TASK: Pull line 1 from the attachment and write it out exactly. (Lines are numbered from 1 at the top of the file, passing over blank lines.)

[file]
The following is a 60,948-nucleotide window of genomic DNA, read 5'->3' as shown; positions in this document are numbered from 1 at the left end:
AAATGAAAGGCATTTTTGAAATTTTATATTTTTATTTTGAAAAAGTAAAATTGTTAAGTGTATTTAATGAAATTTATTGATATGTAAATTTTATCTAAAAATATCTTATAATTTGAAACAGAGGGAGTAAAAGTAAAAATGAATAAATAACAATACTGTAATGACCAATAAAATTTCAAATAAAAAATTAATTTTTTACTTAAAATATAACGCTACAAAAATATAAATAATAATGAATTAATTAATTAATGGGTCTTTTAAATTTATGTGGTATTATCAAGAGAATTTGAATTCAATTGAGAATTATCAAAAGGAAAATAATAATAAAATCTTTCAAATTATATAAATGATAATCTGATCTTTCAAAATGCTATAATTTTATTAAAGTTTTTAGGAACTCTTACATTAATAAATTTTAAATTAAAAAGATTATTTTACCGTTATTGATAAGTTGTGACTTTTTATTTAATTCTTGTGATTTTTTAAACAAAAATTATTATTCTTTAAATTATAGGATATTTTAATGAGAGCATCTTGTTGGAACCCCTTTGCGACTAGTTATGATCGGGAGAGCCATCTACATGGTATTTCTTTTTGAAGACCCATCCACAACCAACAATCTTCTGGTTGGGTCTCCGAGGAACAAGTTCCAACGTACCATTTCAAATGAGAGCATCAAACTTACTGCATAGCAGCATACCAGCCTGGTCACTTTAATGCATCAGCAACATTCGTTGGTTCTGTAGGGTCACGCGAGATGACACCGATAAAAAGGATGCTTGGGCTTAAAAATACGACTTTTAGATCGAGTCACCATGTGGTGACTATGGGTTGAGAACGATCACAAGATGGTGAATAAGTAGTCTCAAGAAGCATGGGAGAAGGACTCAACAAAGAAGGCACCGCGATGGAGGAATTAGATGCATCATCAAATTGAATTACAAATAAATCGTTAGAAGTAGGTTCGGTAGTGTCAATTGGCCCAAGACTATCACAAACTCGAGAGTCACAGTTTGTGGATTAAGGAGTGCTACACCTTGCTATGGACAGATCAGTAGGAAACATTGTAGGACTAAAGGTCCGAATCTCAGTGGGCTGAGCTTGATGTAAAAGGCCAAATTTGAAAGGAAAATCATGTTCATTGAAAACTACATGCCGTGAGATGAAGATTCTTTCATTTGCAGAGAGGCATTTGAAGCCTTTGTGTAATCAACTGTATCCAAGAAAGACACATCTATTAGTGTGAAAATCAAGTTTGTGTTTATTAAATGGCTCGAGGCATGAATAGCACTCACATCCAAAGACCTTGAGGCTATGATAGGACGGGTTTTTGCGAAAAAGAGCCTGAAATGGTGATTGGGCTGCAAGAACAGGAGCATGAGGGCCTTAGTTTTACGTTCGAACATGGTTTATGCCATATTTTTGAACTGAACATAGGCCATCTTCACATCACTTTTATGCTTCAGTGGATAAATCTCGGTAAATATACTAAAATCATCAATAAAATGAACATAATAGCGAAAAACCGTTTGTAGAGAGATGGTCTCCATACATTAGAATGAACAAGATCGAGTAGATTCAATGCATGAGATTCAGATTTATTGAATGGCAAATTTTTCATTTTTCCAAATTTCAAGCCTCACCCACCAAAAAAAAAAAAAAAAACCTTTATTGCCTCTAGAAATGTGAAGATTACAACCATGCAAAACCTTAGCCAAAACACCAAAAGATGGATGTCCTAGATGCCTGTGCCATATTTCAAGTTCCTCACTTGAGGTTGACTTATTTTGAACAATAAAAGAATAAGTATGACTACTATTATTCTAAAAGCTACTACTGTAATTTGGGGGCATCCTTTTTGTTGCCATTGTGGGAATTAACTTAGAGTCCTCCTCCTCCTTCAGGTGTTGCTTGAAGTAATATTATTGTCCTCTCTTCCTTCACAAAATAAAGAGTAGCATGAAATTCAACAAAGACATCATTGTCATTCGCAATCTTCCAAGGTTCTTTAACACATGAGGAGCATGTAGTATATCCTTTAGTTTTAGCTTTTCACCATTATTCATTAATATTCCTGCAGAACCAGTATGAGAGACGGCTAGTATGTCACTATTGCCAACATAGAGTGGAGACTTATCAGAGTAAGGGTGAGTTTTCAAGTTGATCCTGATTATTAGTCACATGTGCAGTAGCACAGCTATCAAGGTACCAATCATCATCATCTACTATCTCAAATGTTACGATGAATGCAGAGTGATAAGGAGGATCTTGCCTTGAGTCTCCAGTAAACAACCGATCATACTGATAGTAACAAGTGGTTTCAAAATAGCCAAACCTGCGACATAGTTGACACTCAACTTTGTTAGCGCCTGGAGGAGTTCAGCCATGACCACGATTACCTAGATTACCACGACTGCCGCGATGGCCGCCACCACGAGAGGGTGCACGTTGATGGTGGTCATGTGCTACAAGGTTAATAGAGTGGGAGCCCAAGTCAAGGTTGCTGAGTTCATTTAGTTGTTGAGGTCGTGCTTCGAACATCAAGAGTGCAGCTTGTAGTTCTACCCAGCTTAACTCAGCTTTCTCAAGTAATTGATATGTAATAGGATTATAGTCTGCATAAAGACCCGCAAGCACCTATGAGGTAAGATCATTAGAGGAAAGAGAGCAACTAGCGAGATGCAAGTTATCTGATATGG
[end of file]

The following is a 60,948-nucleotide window of genomic DNA, read 5'->3' as shown; positions in this document are numbered from 1 at the left end: